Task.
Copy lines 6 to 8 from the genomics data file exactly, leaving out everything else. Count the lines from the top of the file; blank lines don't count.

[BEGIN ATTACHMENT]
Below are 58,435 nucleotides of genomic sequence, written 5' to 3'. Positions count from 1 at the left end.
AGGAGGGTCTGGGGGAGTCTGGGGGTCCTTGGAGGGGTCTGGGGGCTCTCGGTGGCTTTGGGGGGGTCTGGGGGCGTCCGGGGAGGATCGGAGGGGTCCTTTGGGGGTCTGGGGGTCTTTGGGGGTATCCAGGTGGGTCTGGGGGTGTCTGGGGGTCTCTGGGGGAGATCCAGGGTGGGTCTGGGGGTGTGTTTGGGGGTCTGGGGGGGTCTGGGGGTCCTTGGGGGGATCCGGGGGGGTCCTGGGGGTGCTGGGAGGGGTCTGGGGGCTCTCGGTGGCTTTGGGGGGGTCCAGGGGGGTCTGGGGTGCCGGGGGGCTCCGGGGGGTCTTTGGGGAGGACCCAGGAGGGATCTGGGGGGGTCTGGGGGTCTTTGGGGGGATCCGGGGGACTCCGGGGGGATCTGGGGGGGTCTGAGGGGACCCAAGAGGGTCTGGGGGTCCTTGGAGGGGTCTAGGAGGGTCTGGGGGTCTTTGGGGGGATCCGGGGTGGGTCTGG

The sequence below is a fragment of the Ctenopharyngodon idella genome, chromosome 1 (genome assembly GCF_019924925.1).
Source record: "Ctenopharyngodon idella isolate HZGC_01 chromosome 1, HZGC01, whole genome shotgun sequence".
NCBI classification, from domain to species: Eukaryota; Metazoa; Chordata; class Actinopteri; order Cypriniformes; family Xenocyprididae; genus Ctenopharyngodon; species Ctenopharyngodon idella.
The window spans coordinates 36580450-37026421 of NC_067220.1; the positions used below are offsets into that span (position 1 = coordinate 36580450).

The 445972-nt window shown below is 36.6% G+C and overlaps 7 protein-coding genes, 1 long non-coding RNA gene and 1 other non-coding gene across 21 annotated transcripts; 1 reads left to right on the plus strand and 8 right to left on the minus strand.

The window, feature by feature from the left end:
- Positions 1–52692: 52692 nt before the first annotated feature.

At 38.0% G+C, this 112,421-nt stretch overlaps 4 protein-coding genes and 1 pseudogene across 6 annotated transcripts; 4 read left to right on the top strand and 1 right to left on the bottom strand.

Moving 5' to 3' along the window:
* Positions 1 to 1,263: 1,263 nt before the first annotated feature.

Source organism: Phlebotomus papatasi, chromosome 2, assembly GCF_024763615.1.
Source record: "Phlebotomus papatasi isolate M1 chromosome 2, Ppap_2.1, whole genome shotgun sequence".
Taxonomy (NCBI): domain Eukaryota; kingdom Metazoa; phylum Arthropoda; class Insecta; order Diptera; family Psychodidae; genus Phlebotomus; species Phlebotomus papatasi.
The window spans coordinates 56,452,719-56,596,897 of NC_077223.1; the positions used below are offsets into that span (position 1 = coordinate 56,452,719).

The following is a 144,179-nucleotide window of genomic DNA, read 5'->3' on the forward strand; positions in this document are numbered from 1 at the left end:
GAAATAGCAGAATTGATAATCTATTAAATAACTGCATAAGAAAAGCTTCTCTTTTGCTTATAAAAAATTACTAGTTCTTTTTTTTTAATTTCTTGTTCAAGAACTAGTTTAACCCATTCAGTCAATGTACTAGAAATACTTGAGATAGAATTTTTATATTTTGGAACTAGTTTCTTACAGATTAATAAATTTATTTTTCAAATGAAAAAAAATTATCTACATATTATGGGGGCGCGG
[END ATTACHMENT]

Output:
The window spans coordinates 36580450-37026421 of NC_067220.1; the positions used below are offsets into that span (position 1 = coordinate 36580450).

The 445972-nt window shown below is 36.6% G+C and overlaps 7 protein-coding genes, 1 long non-coding RNA gene and 1 other non-coding gene across 21 annotated transcripts; 1 reads left to right on the plus strand and 8 right to left on the minus strand.

The window, feature by feature from the left end: